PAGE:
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2006 Ford Fusion Review

More about the 2006 Ford Fusion
More About This Model

Back in 1986, the Taurus was heralded as the car that would save Ford Motor Company. And it did. Now, 20 years later the same monumental responsibility has been thrust upon the 2006 Ford Fusion.

Although its outgoing Taurus sold 6.7 million units in its 21-year run, Ford has never really offered a proper midsize sedan to battle the Honda Accord, Hyundai Sonata, and Toyota Camry -- until now. Positioned with neat alliteration between the Focus and the Five Hundred, Ford hopes the Fusion will bridge the long-standing abyss in the company's product lineup.

A Mazda Underneath
Although it's based on a Mazda 6 chassis that has been lengthened over 2 inches and widened over an inch, the Fusion is Ford's first completely digital car, featuring computerized design, engineering and testing. The results, according to Ford, are improved interior and exterior panel fit, tighter tolerances, more efficient aerodynamics, and increased torsional stiffness (by 12.7 percent) without adding weight.

Visually, the Fusion appears smaller than its competitors, though the spec sheet indicates differently. It's greater in wheelbase, overall length and width than the Honda, Hyundai and Toyota.

Inspired by the 427 sedan concept car from 2003, the Fusion's styling is slick and uniform. Body panels are smooth and flush, and come across as looking expensive for the price point. Although its face recalls the somewhat staid Cadillac STS, its clear-lensed taillights are pure 20-something tuner.

Three Models/Two Engines
Three models are offered: the base S, which starts at $17,995; the SE; and the top-of-the-line SEL. Each comes standard with the same 2.3-liter, all-aluminum, DOHC four-cylinder that's used in the Mazda 6. It makes 160 horsepower at 6,500 rpm and 150 pound-feet of torque at 4,000 rpm and can be paired with a five-speed manual or five-speed automatic.

If you want V6 power you have to step up to the SE model. Its optional 3.0-liter six-cylinder, which is also borrowed from the Mazda, makes 221 hp at 6,250 rpm and zings the price up to $21,275. Although still more expensive and less powerful than a 2006 Hyundai Sonata GLS V6, the Fusion SE V6 is cheaper than its Japanese competition.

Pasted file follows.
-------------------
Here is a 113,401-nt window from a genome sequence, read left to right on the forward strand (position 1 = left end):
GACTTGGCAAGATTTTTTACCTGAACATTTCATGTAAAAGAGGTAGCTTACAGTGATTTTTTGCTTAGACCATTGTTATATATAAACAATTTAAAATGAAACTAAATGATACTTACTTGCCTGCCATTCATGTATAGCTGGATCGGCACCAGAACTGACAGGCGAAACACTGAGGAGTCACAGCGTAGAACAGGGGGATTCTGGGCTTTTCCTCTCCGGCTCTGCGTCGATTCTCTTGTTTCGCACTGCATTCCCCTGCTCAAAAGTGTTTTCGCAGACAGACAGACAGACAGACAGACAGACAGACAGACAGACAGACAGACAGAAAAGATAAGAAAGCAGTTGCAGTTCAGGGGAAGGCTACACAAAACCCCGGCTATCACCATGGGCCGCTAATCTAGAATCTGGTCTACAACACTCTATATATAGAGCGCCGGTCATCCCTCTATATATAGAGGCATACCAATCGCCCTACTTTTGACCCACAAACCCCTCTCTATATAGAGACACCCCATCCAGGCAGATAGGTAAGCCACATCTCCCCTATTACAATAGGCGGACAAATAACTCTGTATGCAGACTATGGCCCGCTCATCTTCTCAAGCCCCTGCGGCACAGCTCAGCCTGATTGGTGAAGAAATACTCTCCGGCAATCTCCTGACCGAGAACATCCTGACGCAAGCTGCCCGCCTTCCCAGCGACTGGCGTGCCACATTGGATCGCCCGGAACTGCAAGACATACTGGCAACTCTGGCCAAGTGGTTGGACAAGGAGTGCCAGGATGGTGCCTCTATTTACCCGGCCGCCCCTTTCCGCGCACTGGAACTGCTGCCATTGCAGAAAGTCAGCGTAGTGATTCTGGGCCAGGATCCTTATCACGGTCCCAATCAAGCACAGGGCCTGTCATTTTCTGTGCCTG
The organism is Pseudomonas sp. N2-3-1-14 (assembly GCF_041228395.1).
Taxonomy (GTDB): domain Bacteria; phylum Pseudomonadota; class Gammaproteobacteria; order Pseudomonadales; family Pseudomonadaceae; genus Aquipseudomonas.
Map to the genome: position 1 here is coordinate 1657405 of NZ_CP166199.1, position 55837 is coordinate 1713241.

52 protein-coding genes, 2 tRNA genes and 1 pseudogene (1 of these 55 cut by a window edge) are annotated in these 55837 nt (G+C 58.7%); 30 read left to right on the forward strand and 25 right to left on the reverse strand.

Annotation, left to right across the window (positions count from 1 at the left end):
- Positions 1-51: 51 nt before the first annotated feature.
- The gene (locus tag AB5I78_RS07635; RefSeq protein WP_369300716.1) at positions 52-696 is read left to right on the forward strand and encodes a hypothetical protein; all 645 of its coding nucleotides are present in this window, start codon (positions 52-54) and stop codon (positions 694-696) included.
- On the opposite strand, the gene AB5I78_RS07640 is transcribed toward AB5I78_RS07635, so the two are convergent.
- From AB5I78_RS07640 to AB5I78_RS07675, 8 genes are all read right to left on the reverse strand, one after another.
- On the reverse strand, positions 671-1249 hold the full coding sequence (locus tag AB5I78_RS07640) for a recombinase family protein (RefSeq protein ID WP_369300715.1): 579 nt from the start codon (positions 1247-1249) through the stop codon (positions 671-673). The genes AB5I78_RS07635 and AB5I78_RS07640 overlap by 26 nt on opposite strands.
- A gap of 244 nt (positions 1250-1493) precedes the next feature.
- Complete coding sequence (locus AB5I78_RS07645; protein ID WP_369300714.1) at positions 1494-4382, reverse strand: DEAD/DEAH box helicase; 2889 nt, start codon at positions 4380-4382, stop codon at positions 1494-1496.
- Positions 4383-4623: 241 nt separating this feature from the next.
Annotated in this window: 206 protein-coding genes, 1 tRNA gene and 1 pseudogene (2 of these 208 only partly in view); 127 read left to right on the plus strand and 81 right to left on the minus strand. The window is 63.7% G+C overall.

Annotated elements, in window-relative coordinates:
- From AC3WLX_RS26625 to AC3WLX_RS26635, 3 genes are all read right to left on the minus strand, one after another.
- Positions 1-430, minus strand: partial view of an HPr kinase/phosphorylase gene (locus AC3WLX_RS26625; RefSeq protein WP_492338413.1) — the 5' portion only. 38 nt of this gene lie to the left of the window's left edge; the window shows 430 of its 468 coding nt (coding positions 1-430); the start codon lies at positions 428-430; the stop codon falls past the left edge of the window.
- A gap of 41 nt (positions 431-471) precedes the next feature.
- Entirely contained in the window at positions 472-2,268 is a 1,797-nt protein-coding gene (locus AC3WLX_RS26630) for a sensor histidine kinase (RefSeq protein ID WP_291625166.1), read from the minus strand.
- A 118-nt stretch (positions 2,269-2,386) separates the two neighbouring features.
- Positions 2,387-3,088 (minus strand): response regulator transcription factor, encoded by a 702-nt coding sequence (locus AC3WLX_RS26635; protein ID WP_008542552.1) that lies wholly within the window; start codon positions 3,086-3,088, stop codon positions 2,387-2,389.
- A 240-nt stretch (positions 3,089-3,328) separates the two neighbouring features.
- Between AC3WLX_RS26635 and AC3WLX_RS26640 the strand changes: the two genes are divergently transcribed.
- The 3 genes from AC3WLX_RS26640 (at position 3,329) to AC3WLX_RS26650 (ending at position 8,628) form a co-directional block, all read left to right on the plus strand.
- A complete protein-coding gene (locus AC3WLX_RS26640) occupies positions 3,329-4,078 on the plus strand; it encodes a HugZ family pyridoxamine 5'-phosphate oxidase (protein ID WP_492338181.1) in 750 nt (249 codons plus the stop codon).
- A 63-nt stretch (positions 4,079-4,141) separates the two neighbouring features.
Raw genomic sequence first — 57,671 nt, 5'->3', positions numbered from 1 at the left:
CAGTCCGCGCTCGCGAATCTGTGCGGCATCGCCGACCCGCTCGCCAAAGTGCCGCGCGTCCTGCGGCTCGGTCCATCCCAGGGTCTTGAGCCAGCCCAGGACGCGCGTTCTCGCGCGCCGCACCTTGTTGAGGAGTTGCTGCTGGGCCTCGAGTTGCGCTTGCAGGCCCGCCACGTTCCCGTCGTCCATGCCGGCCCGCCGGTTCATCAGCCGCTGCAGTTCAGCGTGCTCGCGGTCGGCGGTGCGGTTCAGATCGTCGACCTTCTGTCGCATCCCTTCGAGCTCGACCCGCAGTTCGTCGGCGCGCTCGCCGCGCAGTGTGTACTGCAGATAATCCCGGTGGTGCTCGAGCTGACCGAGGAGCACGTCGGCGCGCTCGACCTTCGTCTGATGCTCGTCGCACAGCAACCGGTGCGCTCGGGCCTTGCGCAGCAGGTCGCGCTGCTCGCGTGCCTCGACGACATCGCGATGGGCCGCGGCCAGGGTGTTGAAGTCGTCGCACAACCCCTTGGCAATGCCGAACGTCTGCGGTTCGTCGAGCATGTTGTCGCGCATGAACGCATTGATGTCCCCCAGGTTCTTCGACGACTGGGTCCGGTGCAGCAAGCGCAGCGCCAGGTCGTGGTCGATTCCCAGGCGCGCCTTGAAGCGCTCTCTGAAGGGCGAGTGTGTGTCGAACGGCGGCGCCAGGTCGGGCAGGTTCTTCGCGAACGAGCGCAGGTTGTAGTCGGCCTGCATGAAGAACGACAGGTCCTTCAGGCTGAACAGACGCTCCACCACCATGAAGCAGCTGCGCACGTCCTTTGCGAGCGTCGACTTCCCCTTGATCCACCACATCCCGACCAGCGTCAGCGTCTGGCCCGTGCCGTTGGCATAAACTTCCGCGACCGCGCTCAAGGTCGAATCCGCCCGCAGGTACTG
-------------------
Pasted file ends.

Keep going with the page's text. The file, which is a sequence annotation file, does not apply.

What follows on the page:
The V6 SEL costs about $22,000 and features 17-inch aluminum wheels, automatic temperature control, upgraded interior trim, and a leather-wrapped steering wheel with redundant stereo and climate controls. Add all the stand-alone options and the price can climb as high as $26,000.

Perhaps the biggest foul in the Fusion's specs are its lack of a manual transmission with the V6. Despite this V6 being paired with a five-speed manual in the Mazda, it's only partnered with a six-speed automatic in the Fusion.

Nice and Roomy
Fusions come in three different interior color schemes based on trim levels, and our SEL model featured a discreetly tasteful charcoal interior with off-white top stitching and piano black accents. The large analog gauges are also a high point, clearly indicating Ford's desire to step up the quality of its interiors. Seat comfort is also good.

Most textures are nicely finished and the secondary controls are ergonomically sound, though cabin temperature was inadvertently raised on more than one occasion by an awkwardly positioned steering wheel-mounted climate control button. In keeping with the domestic theme of supersized excess, Fusions offer six cupholders for five passengers.

Head and legroom measurements are just within the competition's range, and its 15.8 cubic feet of trunk space places it ahead of the Accord but behind Camry and Sonata in the cargo room department. The Fusion's trunk opening is extra large, however, and its rear seats drop flat with the pull of a lever.

Fusing With the Road
During the several hours we spent driving the SEL-trimmed V6 Fusion on North Carolina's winding Blue Ridge Parkway, the car felt well sorted, composed and connected to the road.

Torque peaks at 205 lb-ft at 4,800 rpm, but feels evenly spread across the power band thanks to the V6's variable valve timing. Ford estimates a six-cylinder Fusion can run from zero to 60 mph in the mid-8-second range, which would make it significantly slower than the last V6 Accord we tested, which hit 60 mph in 7 seconds flat.

The six-speed automatic transmission was the weak link in our V6 Fusion's driving dynamic. Though the six-speed automatic offers well-chosen ratios that maximize the engine's torque curve, it often hunts for the correct gear during aggressive driving. Enter a turn with a slight scrub of speed, and the transmission upshifts. Heavier throttle application will eventually kick the transmission down another gear, though it takes a heavier right foot than it should.